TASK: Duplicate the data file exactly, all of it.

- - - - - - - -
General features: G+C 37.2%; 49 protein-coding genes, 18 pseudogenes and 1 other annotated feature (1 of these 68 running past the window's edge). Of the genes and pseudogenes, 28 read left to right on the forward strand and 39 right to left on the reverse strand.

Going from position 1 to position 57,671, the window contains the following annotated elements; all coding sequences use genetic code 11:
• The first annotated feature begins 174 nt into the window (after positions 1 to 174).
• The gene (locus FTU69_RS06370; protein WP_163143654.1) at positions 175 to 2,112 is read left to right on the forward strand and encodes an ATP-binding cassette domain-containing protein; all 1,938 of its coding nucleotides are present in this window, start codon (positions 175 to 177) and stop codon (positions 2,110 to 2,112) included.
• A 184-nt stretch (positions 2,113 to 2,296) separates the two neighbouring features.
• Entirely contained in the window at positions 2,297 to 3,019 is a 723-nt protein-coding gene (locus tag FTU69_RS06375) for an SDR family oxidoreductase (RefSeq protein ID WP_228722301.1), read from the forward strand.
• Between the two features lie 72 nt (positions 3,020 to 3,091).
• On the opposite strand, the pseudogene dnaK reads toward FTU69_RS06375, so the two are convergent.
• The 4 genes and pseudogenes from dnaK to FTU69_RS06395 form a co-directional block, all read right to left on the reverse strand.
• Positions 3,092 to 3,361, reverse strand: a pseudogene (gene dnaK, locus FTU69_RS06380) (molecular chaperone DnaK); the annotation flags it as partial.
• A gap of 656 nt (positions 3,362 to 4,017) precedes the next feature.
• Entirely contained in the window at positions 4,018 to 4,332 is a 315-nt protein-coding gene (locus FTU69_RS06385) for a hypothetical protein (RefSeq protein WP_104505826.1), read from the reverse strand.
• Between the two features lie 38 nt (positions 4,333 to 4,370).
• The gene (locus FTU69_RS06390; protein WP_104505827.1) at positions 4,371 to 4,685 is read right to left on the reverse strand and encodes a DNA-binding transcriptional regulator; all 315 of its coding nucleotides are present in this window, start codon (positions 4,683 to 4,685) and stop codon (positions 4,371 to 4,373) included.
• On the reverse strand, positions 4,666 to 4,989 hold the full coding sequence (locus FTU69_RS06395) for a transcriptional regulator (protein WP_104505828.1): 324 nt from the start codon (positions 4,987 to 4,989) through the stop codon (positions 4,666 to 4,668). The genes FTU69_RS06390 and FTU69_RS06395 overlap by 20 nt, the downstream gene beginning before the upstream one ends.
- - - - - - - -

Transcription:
General features: G+C 37.2%; 49 protein-coding genes, 18 pseudogenes and 1 other annotated feature (1 of these 68 running past the window's edge). Of the genes and pseudogenes, 28 read left to right on the forward strand and 39 right to left on the reverse strand.

Going from position 1 to position 57,671, the window contains the following annotated elements; all coding sequences use genetic code 11:
• The first annotated feature begins 174 nt into the window (after positions 1 to 174).
• The gene (locus FTU69_RS06370; protein WP_163143654.1) at positions 175 to 2,112 is read left to right on the forward strand and encodes an ATP-binding cassette domain-containing protein; all 1,938 of its coding nucleotides are present in this window, start codon (positions 175 to 177) and stop codon (positions 2,110 to 2,112) included.
• A 184-nt stretch (positions 2,113 to 2,296) separates the two neighbouring features.
• Entirely contained in the window at positions 2,297 to 3,019 is a 723-nt protein-coding gene (locus tag FTU69_RS06375) for an SDR family oxidoreductase (RefSeq protein ID WP_228722301.1), read from the forward strand.
• Between the two features lie 72 nt (positions 3,020 to 3,091).
• On the opposite strand, the pseudogene dnaK reads toward FTU69_RS06375, so the two are convergent.
• The 4 genes and pseudogenes from dnaK to FTU69_RS06395 form a co-directional block, all read right to left on the reverse strand.
• Positions 3,092 to 3,361, reverse strand: a pseudogene (gene dnaK, locus FTU69_RS06380) (molecular chaperone DnaK); the annotation flags it as partial.
• A gap of 656 nt (positions 3,362 to 4,017) precedes the next feature.
• Entirely contained in the window at positions 4,018 to 4,332 is a 315-nt protein-coding gene (locus FTU69_RS06385) for a hypothetical protein (RefSeq protein WP_104505826.1), read from the reverse strand.
• Between the two features lie 38 nt (positions 4,333 to 4,370).
• The gene (locus FTU69_RS06390; protein WP_104505827.1) at positions 4,371 to 4,685 is read right to left on the reverse strand and encodes a DNA-binding transcriptional regulator; all 315 of its coding nucleotides are present in this window, start codon (positions 4,683 to 4,685) and stop codon (positions 4,371 to 4,373) included.
• On the reverse strand, positions 4,666 to 4,989 hold the full coding sequence (locus FTU69_RS06395) for a transcriptional regulator (protein WP_104505828.1): 324 nt from the start codon (positions 4,987 to 4,989) through the stop codon (positions 4,666 to 4,668). The genes FTU69_RS06390 and FTU69_RS06395 overlap by 20 nt, the downstream gene beginning before the upstream one ends.